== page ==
I adore Neil Gaiman. I hadn’t read any of his books until early last year, and still haven’t read many of them, but every one I have read has been everything I’d hoped it would be. I won’t go into a lot of detail about the plot of this one. Some of the reviews I read prior to diving in to this book revealed a big part of the story that I wish I had been able to discover myself, so I am going to be careful not to give anything away.
The Ocean at the End of the Lane is a beautiful story about a man who returns to his childhood home (or where it used to be) and is drawn to the old farmhouse at the end of the lane where he remembers playing as a boy. He finds the house still inhabited by the Hempstock women and begins to recall the strange events that took place when he was seven years old, many years ago. The man’s memories come flooding back to him when he makes his way to the pond near the farmhouse, or what his childhood friend Lettie Hempstock referred to as “her ocean.”
The thing I liked best about this book is how imaginative it was. It was written beautifully and I could picture every event that took place without it seeming too much like a fantasy. While this book is definitely categorized as fantasy, nothing seemed over the top or ridiculous. If I had described the entire plot to you, you would say, “that sounds completely ridiculous,” but The Ocean at the End of the Lane is written in such a way that you are seeing the world through the eyes of a seven year old boy. Even things that don’t seem real can still make complete sense, and sometimes it’s the not making sense that makes them more real. Things just are. A major theme that stood out to me in this book was the mind of a child and how different it is from the mind of an adult. One quote in particular was my absolute favorite:
Adults follow paths. Children explore. Adults are content to walk the same way, hundreds of times, or thousands; perhaps it never occurs to adults to step off the paths, to creep beneath rhododendrons, to find the spaces between fences.”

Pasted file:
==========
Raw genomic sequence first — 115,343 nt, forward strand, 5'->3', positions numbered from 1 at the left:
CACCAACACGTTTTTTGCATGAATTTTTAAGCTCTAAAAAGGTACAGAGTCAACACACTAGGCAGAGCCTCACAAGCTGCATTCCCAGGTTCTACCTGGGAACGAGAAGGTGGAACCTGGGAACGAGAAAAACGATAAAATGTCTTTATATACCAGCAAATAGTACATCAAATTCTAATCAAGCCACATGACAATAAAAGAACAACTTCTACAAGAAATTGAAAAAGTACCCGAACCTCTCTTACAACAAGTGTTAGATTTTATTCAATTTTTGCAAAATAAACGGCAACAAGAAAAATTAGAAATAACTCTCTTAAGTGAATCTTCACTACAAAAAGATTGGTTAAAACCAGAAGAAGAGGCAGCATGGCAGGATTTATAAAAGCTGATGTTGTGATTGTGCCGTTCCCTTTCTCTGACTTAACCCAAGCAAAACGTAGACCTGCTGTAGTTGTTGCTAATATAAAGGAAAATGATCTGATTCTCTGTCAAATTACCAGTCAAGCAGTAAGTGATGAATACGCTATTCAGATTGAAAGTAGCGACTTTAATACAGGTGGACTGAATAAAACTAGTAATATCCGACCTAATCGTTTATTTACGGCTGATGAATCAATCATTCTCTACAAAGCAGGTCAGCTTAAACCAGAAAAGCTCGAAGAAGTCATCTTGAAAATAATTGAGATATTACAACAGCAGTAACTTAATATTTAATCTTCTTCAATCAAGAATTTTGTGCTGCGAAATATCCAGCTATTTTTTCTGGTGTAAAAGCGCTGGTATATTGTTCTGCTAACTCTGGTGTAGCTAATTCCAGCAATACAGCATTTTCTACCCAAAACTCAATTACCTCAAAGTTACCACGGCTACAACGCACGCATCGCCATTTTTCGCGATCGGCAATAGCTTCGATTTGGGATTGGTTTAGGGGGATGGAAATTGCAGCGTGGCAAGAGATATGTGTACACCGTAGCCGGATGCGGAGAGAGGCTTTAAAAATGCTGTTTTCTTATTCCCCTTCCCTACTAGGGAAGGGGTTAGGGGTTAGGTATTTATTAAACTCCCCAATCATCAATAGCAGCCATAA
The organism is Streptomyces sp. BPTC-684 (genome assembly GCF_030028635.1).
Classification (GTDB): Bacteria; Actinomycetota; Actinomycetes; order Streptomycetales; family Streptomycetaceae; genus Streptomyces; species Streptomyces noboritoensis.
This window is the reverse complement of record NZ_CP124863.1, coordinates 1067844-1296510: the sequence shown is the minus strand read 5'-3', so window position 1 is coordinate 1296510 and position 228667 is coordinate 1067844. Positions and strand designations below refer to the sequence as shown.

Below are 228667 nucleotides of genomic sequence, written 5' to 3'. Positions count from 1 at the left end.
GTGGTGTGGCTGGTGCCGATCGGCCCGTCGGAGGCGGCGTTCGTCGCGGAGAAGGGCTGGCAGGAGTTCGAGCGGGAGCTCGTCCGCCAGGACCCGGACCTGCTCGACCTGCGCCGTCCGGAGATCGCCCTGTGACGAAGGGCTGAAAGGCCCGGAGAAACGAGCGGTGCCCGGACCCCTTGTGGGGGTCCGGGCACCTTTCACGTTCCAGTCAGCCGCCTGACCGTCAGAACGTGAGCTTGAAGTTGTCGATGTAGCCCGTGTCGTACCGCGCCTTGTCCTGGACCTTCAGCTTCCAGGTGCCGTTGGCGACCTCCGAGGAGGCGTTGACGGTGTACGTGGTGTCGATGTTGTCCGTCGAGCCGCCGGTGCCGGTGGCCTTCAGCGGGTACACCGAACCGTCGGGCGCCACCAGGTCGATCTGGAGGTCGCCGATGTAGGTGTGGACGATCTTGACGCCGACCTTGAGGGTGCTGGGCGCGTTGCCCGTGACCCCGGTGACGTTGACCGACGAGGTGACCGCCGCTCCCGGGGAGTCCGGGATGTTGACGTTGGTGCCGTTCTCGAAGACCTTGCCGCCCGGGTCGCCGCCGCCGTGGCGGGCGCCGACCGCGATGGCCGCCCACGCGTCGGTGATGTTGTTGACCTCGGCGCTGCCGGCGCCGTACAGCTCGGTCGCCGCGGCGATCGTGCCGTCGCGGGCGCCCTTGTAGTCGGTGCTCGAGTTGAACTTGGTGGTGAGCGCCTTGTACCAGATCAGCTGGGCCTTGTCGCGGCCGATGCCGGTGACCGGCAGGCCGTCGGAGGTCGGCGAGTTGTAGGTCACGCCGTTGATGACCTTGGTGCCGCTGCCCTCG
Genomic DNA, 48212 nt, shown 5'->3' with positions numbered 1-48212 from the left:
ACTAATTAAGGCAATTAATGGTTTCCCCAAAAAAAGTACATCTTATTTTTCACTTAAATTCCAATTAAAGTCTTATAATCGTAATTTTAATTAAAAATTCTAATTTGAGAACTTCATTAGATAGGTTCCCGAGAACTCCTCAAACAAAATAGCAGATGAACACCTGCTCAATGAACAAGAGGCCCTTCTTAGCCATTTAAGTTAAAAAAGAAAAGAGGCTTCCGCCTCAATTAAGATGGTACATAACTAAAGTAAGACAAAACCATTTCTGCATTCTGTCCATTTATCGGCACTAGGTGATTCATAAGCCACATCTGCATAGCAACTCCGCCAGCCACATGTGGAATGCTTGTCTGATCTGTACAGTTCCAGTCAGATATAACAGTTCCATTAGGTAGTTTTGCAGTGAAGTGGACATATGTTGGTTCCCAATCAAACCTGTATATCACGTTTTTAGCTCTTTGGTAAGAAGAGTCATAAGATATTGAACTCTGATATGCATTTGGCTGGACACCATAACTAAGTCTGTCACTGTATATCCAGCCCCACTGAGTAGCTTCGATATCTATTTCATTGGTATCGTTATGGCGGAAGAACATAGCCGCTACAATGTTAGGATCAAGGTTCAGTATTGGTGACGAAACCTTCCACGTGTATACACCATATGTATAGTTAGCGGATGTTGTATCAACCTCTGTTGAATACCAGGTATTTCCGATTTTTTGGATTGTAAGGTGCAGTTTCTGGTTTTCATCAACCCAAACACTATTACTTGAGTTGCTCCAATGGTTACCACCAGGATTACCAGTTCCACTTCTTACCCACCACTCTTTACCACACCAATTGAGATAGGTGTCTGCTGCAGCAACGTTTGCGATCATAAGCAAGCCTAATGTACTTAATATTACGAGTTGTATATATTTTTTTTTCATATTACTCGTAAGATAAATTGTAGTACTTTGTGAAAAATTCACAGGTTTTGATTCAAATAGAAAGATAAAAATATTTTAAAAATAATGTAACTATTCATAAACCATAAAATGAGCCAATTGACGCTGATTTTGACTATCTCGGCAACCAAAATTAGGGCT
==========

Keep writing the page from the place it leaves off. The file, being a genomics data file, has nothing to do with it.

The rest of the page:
I’m not sure what else to say about this book, but I think that quote really sums it up. It’s a quick read, only 180 pages. I easily could have read it in one sitting had I not had to go to work. If you like fantasy, or if you aren’t sure you like fantasy but are a little intrigued, give it a try.
“In the near future, somewhere in rural Colorado…
If Zoey Ashe had known she was being stalked by a man who intended to kill her and then slowly eat her bones, she would have worried more about that and less about getting her cat off the roof.”
That is the first sentence of Futuristic Violence and Fancy Suits by David Wong. It pretty much sums up the vibe of the entire book. Zoey Ashe is a 22 year old barista living in a trailer park in Colorado. When her estranged billionaire father dies and leaves her his fortune, she has no idea what to think and even less of an idea of what to do when she ends up in the lawless city of Tabula Ra$a, a futuristic Las Vegas where there is no government, everything is legal, and everyone is trying to kill Zoey in order to steal her inheritance. While all this is happening, Zoey and her late father’s closest colleagues find themselves in the middle of a battle between good versus evil.
This book has a lot going on.
I think it probably would make a great movie. Tabula Ra$a is like an even more futuristic version of Dubai, filled with skyscrapers covered in video skins, drones that deliver tacos to wherever you’re standing, and bridges that you can swim across. The world that David Wong builds is really, really cool and a lot of the more action-packed scenes played out in my head like I was watching the movie Transformers if Transformers didn’t suck. That being said, I also felt like this book really dragged on and repeated itself. Thing happens. Thing leads to bigger, more dramatic thing with a twist. Thing is resolved. Slightly different but mostly the same thing repeats. There were several moments when I thought for sure I was almost done with the book and then when I checked where I was on my Kindle I was only at 30% or 50% done.
I would recommend this book for people who aren’t so much into science fiction but rather are into the whole superhero/Marvel Comics type thing. Sure, there’s some futuristic tech that basically drives the entire plot of the book, but the main focus is definitely on the idea of being a hero or a villain and what that means. It’s funny and crude and not the most reverent story, and Zoey’s character reads a little more like a 15 year old boy than a 22 year old girl, but all in all it was pretty solid. It might have felt like a long read, but it definitely wasn’t a boring one.
Also, I feel like I should mention that Zoey’s cat is named Stench Machine.